Opinion

Everyone can work for social change

We college students serve as spectators to a time of rapid societal transformation. But in these turbulent times of social, economic and political discord, the conventional wisdom that dictated the times of our grandparents does not necessarily hold up any longer.

In order to enact effective social change, college students must be civically and politically engaged to the fullest extent. We must make the shift from mere spectatorship to active participation. If we do not take hold of our own destiny, it will be taken care of for us.

It’s important to realize that one does not need to save the world nor take on Herculean tasks. Social change is actually very simple. It’s a matter of courage.

To undertake the grand manifesto of social change, we must possess the idealism and initiative to do so. I have already heeded this call.

Motivated by an incessant and unyielding quest for justice, I was fervently engaged with Students Toward A New Democracy (STAND) in a two-year unionization campaign for campus food service workers employed under Chartwells. We wanted to help provide them with equitable wages and improved working conditions.

Social change is empowerment in itself, and it originates with agency. Most individuals fail to realize that agency cannot be attributed to the politically powerful or ascribed to those of a particular socioeconomic status. It’s not solely a tool for the dominant or the wealthy.

Rather, it is a quality that is ubiquitous in nature. It is a tool that is far more potent and effective than any counter-action undertaken by a government institution or business corporation. It is the most valuable asset we possess.

Rise above the fatalistic apathy and indifference that seemingly devours so much of society. Become aware of your privilege. Be sympathetic toward those that are suffering and in need. Do not feign ignorance, for it is never bliss. Devote time and energy to worthwhile social causes. Regularly exercise your right to vote in political elections. Stay informed on current events.

We are all capable of becoming incredible agents of social change. One merely needs to take the first step.

 

Rebecca Garcia is a junior majoring in international studies.

 
March 25, 2014

Reporters

Rebecca Garcia


Around the Web
  • Miami Herald
  • UM News
  • HurricaneSports

They were way below the radar coming into the 1983 season. And after their 28-3 opening-game loss to ...

In the opening eight minutes on Saturday — and the final seven minutes — FIU looked like a team that ...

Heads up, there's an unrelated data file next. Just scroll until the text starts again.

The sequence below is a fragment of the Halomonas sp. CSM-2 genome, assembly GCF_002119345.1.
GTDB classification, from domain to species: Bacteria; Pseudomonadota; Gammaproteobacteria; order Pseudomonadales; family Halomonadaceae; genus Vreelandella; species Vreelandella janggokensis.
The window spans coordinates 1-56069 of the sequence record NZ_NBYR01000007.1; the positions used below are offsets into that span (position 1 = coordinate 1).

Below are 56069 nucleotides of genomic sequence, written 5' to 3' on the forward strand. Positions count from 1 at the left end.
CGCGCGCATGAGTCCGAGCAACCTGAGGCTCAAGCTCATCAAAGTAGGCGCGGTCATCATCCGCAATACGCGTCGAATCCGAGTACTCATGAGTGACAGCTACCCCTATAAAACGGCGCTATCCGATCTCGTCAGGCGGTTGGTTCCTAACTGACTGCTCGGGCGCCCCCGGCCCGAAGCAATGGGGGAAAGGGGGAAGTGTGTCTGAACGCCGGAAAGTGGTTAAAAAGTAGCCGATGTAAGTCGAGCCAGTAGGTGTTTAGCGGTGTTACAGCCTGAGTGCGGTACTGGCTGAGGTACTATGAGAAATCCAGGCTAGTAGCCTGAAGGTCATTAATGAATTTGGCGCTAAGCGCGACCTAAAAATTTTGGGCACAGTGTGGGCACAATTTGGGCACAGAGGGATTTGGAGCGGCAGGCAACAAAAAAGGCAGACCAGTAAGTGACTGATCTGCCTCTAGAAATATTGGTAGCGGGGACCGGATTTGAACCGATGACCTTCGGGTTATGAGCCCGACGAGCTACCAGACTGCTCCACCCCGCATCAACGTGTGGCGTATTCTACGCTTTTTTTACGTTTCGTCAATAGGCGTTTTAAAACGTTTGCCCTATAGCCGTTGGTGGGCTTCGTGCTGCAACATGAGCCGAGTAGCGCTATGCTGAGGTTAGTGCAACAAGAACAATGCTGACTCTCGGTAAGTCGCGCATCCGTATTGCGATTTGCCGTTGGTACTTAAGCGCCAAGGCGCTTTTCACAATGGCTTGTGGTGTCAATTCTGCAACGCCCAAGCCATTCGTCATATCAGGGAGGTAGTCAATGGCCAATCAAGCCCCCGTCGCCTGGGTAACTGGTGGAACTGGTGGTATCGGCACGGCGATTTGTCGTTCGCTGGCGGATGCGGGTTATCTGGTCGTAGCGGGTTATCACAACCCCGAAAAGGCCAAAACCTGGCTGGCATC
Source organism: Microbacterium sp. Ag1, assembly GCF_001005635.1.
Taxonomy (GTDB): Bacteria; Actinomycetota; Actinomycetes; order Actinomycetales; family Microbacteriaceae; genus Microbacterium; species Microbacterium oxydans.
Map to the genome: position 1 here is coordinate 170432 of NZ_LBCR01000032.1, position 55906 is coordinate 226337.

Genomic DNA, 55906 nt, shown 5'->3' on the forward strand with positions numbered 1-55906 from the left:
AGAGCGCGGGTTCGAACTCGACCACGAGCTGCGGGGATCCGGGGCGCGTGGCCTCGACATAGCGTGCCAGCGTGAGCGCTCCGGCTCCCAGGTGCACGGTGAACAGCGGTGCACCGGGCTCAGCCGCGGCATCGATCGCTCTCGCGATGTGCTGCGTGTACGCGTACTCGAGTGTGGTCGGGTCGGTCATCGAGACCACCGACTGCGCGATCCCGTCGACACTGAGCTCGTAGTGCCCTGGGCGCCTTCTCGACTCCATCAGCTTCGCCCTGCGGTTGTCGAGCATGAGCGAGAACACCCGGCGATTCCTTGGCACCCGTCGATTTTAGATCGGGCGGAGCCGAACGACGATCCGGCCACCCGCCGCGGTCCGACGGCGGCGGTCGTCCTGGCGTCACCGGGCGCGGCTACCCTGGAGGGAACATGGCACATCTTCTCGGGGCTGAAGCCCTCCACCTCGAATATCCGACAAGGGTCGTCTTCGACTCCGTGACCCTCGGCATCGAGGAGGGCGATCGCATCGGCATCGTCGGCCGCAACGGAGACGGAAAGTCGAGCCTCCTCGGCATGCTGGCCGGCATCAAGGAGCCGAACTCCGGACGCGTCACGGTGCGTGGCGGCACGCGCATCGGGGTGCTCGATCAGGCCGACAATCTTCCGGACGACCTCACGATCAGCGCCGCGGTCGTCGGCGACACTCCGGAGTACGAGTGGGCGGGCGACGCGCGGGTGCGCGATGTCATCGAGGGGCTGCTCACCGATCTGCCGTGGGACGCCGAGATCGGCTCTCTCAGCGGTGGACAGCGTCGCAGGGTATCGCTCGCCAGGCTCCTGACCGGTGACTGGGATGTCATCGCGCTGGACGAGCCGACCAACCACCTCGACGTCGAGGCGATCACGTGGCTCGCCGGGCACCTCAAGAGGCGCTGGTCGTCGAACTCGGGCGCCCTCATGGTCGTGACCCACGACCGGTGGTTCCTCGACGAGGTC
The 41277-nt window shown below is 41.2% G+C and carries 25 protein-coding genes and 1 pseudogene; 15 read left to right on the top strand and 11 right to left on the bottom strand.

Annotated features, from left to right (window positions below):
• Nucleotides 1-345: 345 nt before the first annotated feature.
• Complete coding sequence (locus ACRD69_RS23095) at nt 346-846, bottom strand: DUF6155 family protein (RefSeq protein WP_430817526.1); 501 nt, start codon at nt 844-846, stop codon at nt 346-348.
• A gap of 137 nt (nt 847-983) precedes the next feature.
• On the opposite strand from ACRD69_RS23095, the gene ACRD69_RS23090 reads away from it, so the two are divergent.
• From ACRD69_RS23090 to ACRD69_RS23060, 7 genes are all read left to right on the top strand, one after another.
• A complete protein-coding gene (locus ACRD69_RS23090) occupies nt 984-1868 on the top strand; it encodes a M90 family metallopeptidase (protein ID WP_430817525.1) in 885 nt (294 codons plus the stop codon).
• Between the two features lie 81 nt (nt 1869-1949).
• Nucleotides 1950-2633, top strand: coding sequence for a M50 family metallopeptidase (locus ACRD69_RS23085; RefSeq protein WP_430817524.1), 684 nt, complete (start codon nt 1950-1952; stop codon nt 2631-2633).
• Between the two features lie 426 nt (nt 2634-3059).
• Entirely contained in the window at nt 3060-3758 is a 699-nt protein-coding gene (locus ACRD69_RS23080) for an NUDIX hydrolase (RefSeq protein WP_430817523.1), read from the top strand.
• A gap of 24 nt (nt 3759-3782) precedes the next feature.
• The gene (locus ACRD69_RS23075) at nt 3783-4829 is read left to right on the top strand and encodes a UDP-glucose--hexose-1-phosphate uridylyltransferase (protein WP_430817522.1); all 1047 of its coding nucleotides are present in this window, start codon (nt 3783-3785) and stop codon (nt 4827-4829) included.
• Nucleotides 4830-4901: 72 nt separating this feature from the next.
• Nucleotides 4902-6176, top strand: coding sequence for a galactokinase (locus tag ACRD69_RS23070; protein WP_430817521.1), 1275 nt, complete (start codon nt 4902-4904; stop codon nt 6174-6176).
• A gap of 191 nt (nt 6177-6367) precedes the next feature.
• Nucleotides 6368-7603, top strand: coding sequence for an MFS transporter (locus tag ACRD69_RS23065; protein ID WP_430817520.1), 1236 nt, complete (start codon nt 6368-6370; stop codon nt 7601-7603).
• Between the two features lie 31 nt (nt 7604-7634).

The N’Kosi Perry era is here. Whether it’s here to stay is yet to be seen. The fans got what they wa ...

Ten takeaways from UM’s 31-17 win against FIU on Saturday at Hard Rock Stadium: ▪ Credit Mark Richt ...

As the Miami Hurricanes started their third series against the FIU Panthers on Saturday afternoon, t ...

Get Out The Vote, a nonpartisan initiative headed by the Division of Student Affairs and the Butler ...

University of Miami Libraries commemorates Banned Books Week with a special event and display. ...

A year after UPup’s founding father met his match, the service club is realizing its goal of becomin ...

UM students, faculty and staff commemorated the five-year anniversary of the Donna E. Shalala Studen ...

Miami’s Turnover Chain inspires copycats, but the U’s turnover prop has a ‘cool factor.’ ...

N'Kosi Perry and a dominant Miami defense led the Hurricanes to a 31-17 victory over the Panthe ...

Estela Perez-Somarriba of the Miami women's tennis team is headed to the championship one of th ...

The Miami women's tennis team posted a 5-2 mark in official matches on the second day of the Mi ...

Freshman Riley Howard continued her incredible start as a Canes cross country runner setting another ...

The University of Miami soccer team is set to host Virginia Tech Sunday at noon at Cobb Stadium. ...

TMH Twitter
About TMH

The Miami Hurricane is the student newspaper of the University of Miami in Coral Gables, Fla. The newspaper is edited and produced by undergraduate students at UM and is published weekly in print on Tuesdays during the regular academic year.